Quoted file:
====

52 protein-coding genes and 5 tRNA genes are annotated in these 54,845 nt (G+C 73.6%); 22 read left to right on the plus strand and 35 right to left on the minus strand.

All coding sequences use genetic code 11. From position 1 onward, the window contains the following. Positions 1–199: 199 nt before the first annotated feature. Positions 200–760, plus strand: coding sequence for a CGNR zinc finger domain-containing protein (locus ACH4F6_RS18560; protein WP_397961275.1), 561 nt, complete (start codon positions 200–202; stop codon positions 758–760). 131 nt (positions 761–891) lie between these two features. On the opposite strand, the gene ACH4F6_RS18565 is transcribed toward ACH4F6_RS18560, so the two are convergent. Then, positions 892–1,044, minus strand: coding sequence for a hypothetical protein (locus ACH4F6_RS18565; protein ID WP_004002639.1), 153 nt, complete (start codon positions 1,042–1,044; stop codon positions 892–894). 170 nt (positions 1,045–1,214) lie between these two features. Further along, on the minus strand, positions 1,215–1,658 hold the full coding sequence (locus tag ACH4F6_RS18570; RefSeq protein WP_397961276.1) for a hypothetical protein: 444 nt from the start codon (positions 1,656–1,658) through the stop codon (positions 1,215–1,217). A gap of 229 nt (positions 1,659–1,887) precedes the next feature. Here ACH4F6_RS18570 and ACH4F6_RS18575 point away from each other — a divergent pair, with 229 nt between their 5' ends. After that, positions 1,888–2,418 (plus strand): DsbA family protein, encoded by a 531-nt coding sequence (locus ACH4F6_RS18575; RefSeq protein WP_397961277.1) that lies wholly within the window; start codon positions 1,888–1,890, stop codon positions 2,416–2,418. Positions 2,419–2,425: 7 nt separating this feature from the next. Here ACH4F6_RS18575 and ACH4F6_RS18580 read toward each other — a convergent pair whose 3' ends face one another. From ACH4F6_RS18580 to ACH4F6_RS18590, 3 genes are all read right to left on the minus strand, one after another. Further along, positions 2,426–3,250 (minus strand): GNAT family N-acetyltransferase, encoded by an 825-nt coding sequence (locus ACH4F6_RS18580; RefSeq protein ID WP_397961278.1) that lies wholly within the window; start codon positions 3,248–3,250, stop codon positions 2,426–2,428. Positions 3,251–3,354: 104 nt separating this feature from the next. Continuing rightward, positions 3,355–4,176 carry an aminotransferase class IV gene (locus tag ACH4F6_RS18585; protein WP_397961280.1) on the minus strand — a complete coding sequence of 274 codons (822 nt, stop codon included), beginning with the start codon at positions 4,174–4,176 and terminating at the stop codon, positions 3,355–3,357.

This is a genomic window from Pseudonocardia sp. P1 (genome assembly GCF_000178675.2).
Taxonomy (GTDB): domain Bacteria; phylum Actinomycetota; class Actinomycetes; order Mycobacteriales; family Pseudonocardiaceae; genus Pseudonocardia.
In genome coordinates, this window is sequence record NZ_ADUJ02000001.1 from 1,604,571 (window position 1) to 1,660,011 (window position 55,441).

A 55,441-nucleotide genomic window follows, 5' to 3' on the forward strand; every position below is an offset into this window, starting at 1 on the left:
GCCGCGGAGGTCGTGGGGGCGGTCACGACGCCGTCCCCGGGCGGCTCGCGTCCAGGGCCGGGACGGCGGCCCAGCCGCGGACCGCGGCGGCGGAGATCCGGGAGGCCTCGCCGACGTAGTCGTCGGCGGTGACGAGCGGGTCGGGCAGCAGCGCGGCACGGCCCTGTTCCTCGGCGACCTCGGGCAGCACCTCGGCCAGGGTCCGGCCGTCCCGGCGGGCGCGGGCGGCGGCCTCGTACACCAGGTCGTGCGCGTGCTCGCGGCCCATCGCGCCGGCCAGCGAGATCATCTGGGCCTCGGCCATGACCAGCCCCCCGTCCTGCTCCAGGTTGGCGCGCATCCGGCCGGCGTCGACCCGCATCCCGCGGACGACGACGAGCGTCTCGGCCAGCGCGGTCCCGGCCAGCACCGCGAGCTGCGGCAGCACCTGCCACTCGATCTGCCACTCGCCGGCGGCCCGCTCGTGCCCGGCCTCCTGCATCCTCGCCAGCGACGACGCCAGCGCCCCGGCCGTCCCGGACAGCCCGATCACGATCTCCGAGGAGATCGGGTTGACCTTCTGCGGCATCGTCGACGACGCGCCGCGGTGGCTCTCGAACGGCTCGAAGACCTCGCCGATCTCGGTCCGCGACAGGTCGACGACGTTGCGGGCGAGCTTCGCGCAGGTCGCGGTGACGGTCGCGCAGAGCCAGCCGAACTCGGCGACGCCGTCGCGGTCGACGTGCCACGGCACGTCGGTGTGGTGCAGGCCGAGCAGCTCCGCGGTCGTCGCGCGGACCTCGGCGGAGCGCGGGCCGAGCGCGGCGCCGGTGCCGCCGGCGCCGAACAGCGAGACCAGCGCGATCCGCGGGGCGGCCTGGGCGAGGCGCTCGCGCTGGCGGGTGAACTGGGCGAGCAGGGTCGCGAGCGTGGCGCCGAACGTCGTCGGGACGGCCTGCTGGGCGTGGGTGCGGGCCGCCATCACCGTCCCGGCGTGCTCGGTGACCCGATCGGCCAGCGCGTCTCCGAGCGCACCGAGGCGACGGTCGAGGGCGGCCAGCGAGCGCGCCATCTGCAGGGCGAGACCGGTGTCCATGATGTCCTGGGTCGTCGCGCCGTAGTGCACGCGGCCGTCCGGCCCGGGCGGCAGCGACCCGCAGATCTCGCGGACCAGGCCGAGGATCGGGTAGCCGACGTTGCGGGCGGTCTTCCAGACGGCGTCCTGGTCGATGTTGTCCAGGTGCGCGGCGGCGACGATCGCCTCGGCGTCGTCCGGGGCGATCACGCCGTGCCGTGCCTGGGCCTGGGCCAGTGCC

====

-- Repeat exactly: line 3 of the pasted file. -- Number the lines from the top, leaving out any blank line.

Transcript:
This is a genomic window from Pseudonocardia sp. P1 (genome assembly GCF_000178675.2).